Human Anatomy and Physiology 2
Growth Hormone and Thyroid hormones
Growth hormone is produced and secreted by the anterior pituitary gland. This hormone was once believed to be of importance only during periods of active growth, but it is now recognized that adults produce nearly as much GH as children (Adams and Koch, 2009).GH stimulates the liver to produce sommatropins that then targets a variety of cells. Although its major targets are bone and skeletal muscle, GH stimulates many types of body cells to increase in size and replicate. It is considered an anabolic hormone. GH is stimulated by gonadotropin-releasing hormone and inhibition occurs when there is negative feedback from growth hormone. GH is a peptide hormone. GH enters the target cell with the aid of a second messenger. There are a long number of secondary factors, such as exercise and sleep that influence the stimulation of GH. Some factors that increase the release of GH include; clonidine, stress, trauma, vigorous exercise, elevated body temperature, and androgens and estrogens. Some factors that decrease the release of GH include; carbohydrate-rich diet, obesity, free fatty acids, and increased serum glucose level (Adams and Koch, 2009). Thyroid-stimulating hormone (TH) controls the secretion of thyroid hormones and targets the thyroid gland. TH is a peptide hormone. Thyroid hormone is produced in the thyroid. It is stimulated by the thyroid-stimulating hormone from the thyroid gland and inhibition occurs when there is negative feedback from thyroid hormone. TH triggers the liver and, enters target cells by means of an energy-dependent transport system and by sending second messengers. (Martini and Nath, 2009). Both Thyroid hormones and GH accelerate metabolism in several ways. They promote normal growth of bones and increase growth hormone output. They increase the rate of lipid synthesis and mobilization. They enhance cellular uptake of amino acids and increased protein synthesis.They...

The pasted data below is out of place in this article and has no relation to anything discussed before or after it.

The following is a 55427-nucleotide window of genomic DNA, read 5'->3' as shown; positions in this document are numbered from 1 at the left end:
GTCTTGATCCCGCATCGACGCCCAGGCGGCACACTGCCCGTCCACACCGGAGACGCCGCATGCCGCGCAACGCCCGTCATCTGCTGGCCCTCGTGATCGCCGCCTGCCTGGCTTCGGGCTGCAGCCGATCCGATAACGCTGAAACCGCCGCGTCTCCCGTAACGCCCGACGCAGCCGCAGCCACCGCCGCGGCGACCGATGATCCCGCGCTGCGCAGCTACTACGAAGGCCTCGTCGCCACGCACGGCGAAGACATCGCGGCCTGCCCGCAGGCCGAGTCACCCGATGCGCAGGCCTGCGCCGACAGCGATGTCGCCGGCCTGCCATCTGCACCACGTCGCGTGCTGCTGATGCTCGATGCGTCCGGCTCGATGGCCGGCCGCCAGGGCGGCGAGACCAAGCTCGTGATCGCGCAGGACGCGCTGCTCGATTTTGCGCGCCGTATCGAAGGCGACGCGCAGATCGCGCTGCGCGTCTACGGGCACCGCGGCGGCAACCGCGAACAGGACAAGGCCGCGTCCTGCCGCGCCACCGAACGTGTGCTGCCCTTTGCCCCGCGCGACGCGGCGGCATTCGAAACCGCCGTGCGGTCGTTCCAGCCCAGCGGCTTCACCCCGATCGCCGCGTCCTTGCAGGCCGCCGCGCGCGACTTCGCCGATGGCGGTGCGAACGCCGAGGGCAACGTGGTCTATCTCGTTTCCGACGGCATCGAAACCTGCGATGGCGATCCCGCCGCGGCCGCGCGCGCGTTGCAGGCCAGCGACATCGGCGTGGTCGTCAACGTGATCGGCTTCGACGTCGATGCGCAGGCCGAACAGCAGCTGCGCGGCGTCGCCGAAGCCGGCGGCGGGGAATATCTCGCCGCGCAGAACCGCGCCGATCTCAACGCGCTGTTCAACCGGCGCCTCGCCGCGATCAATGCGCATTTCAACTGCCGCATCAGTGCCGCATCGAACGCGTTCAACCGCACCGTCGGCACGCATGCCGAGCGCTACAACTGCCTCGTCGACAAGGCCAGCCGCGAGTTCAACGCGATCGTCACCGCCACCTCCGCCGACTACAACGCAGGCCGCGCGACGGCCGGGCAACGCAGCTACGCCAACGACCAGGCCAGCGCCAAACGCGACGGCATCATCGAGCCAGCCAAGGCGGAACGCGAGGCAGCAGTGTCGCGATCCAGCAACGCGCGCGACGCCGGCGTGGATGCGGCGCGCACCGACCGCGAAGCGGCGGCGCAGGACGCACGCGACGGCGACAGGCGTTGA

Please join StudyMode to read the full document